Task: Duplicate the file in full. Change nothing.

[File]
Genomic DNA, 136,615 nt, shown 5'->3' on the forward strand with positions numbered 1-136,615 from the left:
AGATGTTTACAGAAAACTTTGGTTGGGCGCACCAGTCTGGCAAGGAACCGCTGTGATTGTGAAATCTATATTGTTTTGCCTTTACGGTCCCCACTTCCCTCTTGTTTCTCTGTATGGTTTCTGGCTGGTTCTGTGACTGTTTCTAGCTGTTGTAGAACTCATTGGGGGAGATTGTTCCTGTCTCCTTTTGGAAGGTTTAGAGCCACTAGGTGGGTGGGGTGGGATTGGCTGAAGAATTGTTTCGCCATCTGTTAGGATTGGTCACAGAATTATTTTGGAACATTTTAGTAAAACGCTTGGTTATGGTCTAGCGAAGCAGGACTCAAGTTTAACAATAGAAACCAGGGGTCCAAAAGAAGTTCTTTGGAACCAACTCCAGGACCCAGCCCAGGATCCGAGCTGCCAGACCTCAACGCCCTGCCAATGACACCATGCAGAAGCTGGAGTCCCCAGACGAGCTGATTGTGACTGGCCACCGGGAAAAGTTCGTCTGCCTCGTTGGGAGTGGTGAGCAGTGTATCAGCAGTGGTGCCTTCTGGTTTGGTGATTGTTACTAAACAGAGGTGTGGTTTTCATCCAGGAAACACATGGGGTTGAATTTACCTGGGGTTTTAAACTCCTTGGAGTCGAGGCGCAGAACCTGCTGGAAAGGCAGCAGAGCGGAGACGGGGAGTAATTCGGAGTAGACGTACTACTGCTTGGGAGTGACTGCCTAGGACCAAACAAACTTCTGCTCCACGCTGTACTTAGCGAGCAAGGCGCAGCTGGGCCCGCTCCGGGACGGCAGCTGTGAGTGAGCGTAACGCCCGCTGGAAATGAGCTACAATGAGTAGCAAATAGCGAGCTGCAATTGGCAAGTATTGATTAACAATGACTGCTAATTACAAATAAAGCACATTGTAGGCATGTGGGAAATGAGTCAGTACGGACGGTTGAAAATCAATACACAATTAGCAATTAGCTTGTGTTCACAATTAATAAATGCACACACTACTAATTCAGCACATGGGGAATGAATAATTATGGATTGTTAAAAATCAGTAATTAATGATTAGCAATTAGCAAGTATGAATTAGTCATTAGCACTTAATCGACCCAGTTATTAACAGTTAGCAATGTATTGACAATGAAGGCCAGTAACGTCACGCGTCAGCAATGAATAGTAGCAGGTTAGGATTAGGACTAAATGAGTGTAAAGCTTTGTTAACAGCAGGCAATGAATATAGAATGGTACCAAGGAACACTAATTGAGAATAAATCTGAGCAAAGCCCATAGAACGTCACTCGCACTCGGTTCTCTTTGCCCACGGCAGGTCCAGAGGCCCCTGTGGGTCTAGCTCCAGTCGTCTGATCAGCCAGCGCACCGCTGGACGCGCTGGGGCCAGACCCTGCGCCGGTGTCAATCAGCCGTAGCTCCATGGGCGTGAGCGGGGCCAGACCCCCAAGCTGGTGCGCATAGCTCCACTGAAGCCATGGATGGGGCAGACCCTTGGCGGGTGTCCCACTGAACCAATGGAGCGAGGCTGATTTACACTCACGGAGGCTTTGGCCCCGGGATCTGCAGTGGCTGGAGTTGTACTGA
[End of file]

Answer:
Genomic DNA, 136,615 nt, shown 5'->3' on the forward strand with positions numbered 1-136,615 from the left:
AGATGTTTACAGAAAACTTTGGTTGGGCGCACCAGTCTGGCAAGGAACCGCTGTGATTGTGAAATCTATATTGTTTTGCCTTTACGGTCCCCACTTCCCTCTTGTTTCTCTGTATGGTTTCTGGCTGGTTCTGTGACTGTTTCTAGCTGTTGTAGAACTCATTGGGGGAGATTGTTCCTGTCTCCTTTTGGAAGGTTTAGAGCCACTAGGTGGGTGGGGTGGGATTGGCTGAAGAATTGTTTCGCCATCTGTTAGGATTGGTCACAGAATTATTTTGGAACATTTTAGTAAAACGCTTGGTTATGGTCTAGCGAAGCAGGACTCAAGTTTAACAATAGAAACCAGGGGTCCAAAAGAAGTTCTTTGGAACCAACTCCAGGACCCAGCCCAGGATCCGAGCTGCCAGACCTCAACGCCCTGCCAATGACACCATGCAGAAGCTGGAGTCCCCAGACGAGCTGATTGTGACTGGCCACCGGGAAAAGTTCGTCTGCCTCGTTGGGAGTGGTGAGCAGTGTATCAGCAGTGGTGCCTTCTGGTTTGGTGATTGTTACTAAACAGAGGTGTGGTTTTCATCCAGGAAACACATGGGGTTGAATTTACCTGGGGTTTTAAACTCCTTGGAGTCGAGGCGCAGAACCTGCTGGAAAGGCAGCAGAGCGGAGACGGGGAGTAATTCGGAGTAGACGTACTACTGCTTGGGAGTGACTGCCTAGGACCAAACAAACTTCTGCTCCACGCTGTACTTAGCGAGCAAGGCGCAGCTGGGCCCGCTCCGGGACGGCAGCTGTGAGTGAGCGTAACGCCCGCTGGAAATGAGCTACAATGAGTAGCAAATAGCGAGCTGCAATTGGCAAGTATTGATTAACAATGACTGCTAATTACAAATAAAGCACATTGTAGGCATGTGGGAAATGAGTCAGTACGGACGGTTGAAAATCAATACACAATTAGCAATTAGCTTGTGTTCACAATTAATAAATGCACACACTACTAATTCAGCACATGGGGAATGAATAATTATGGATTGTTAAAAATCAGTAATTAATGATTAGCAATTAGCAAGTATGAATTAGTCATTAGCACTTAATCGACCCAGTTATTAACAGTTAGCAATGTATTGACAATGAAGGCCAGTAACGTCACGCGTCAGCAATGAATAGTAGCAGGTTAGGATTAGGACTAAATGAGTGTAAAGCTTTGTTAACAGCAGGCAATGAATATAGAATGGTACCAAGGAACACTAATTGAGAATAAATCTGAGCAAAGCCCATAGAACGTCACTCGCACTCGGTTCTCTTTGCCCACGGCAGGTCCAGAGGCCCCTGTGGGTCTAGCTCCAGTCGTCTGATCAGCCAGCGCACCGCTGGACGCGCTGGGGCCAGACCCTGCGCCGGTGTCAATCAGCCGTAGCTCCATGGGCGTGAGCGGGGCCAGACCCCCAAGCTGGTGCGCATAGCTCCACTGAAGCCATGGATGGGGCAGACCCTTGGCGGGTGTCCCACTGAACCAATGGAGCGAGGCTGATTTACACTCACGGAGGCTTTGGCCCCGGGATCTGCAGTGGCTGGAGTTGTACTGA